Inside Erik ten Hag's no-nonsense revolution at Manchester United
Inside Erik ten Hag’s no-nonsense revolution at Manchester United: Dutchman is a clear thinker and a straight talker with a laser-like vision of what he wants… and he’s NOT going to be satisfied with just the Carabao Cup
- Erik ten Hag, 53, wasted little time in making his mark after joining Man United
- The Dutchman has inspired his players with a laser-like vision for the club
- He’ll be hungry for more success despite quickly scooping the League Cup
Standing in the Rajamangala National Stadium in Thailand last July, Erik ten Hag was under no illusions about the trophy in his hands or the job on his plate.
Not surprisingly, Ten Hag was not getting carried away after being presented with the Bangkok Century Cup after beating an undercooked Liverpool 4-0.
The Dutchman knew the scale of the task in front of him, having become the sixth coach since Sir Alex Ferguson to accept the challenge of reviving the slumbering giant of English football.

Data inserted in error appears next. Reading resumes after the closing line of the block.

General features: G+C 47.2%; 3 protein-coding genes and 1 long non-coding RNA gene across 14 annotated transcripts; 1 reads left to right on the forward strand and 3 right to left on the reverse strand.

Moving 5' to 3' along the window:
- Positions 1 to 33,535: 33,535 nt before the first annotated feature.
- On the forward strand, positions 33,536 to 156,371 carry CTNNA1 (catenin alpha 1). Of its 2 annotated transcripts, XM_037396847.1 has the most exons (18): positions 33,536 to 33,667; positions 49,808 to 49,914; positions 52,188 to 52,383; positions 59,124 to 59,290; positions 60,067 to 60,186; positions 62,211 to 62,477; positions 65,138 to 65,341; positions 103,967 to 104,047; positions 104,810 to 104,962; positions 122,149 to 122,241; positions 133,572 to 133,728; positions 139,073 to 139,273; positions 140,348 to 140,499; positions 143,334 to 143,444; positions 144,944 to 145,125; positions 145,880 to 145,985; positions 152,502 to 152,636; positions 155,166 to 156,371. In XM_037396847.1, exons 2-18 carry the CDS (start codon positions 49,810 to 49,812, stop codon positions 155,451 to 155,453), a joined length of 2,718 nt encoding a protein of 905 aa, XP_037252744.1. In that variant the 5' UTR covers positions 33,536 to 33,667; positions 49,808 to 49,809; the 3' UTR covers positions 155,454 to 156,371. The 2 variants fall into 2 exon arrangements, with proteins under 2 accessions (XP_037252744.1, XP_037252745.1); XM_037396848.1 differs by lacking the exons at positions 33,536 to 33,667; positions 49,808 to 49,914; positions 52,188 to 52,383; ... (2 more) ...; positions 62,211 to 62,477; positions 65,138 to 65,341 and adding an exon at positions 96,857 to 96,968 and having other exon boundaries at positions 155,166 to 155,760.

The Cristiano Ronaldo saga was in full swing and heading for its messy conclusion. United were still in talks with Ten Hag’s old club, Ajax, over signing Lisandro Martinez and Antony. Casemiro had not even entered the equation.
We were on the first stop of United’s pre-season tour, and it felt like the beginning of the journey in every sense for Ten Hag.
Man United boss Erik ten Hag has been leading a no-nonsense revolution at Old Trafford